In spite of these shortcomings, at least director Gregg Mierow has chosen a production style and maintained it--always a good idea. And he keeps the play at an accelerated but not rushed pace, bringing it in under two and a half hours. Mierow's greatest strength, though, is his use of details and running gags. Like the way Gross, when he's booted out of his office, takes along the fire extinguisher. Ballas, of course, hangs his own personal extinguisher on Gross's hook. And throughout his slide down the corporate ladder, Gross has to lug his fire extinguisher along. Another great little touch is the musical "Good morning!" that the secretaries chirp at the start of the working day. God, how I hate that.

That utterly ridiculous "good morning"--enough to make you bite the rim off your coffee mug--underlines a major theme of the play: the dehumanization of business language. Call it newspeak, call it etiquette, but meaningless rhetoric like "M'elp you?" is slowly draining the blood out of us. And that's not the worst of it. In The Memorandum, language takes on an insidiously tactical function. In the workaday grubbing for power and recognition, the tactful thing to say is either a lie or a half-lie. Gross realizes as much when he says we live in a world where it's "impossible not to be what we aren't, and impossible to be what we are." In America we call it kissing ass, or, more often, keeping your job.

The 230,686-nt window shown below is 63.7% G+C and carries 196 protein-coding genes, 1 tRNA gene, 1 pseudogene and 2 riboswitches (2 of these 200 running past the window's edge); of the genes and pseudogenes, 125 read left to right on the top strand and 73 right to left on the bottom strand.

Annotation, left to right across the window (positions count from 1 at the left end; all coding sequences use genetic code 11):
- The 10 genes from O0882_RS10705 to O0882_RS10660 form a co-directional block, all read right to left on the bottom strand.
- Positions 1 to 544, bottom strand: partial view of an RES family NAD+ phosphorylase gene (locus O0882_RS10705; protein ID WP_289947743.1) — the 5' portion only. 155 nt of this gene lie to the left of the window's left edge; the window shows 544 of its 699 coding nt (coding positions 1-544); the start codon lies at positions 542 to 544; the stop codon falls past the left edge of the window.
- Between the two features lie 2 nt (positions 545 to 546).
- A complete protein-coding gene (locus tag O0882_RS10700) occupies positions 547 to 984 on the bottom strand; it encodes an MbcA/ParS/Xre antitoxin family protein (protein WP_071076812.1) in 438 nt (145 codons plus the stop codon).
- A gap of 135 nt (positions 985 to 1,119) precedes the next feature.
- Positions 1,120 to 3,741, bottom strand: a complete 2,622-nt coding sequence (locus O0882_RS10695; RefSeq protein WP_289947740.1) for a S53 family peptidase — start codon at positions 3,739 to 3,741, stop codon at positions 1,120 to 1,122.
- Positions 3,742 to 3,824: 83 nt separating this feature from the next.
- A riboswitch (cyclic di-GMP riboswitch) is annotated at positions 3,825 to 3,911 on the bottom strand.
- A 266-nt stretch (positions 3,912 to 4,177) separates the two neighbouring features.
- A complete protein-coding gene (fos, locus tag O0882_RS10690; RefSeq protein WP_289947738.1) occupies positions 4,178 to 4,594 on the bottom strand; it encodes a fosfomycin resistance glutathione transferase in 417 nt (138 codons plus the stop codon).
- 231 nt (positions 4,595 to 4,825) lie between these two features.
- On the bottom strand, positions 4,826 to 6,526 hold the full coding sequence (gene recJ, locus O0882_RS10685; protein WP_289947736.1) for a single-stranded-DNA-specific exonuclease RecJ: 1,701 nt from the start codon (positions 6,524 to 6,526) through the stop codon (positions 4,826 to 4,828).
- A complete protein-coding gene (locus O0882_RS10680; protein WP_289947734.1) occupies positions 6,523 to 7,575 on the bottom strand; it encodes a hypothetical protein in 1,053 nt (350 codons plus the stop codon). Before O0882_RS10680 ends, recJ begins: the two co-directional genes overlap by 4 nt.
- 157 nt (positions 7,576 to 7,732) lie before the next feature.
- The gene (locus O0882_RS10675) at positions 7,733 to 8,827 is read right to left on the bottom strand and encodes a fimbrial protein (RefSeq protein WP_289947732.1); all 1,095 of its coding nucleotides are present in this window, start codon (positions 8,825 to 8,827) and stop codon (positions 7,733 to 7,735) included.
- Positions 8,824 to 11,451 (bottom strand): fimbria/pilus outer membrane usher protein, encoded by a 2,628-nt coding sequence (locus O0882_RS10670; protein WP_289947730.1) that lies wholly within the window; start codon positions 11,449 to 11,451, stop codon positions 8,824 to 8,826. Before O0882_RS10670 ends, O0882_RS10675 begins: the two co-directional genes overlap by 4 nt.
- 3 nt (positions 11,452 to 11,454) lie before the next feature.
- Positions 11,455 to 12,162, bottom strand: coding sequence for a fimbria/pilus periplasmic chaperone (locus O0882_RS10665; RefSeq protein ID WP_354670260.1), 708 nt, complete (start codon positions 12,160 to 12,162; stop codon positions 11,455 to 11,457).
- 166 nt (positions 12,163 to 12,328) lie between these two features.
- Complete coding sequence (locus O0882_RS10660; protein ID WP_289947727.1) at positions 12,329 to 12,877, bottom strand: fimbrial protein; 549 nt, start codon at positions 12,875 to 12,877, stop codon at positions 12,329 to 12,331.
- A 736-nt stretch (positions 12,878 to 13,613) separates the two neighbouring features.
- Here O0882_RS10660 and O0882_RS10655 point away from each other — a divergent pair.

At the conclusion of the play, Gross (freshly reinstated as managing director) fires the translation center's secretary, the one who broke the rules to translate Gross's memo for him. But Gross cans her in such a way that he makes it sound like he's doing her a favor. Even she says that no one has ever spoken so nicely to her. I wish I had an unemployment check for every time I've seen that happen.

Glasnost comes a bit late in Vaclav Havel's career, and I don't think it applies to Czechoslovakia anyway. And what does The Memorandum have to do with us? I mean, we have the First Amendment, don't we? Last I heard. You figure it out. Monday morning, at work, you figure it out.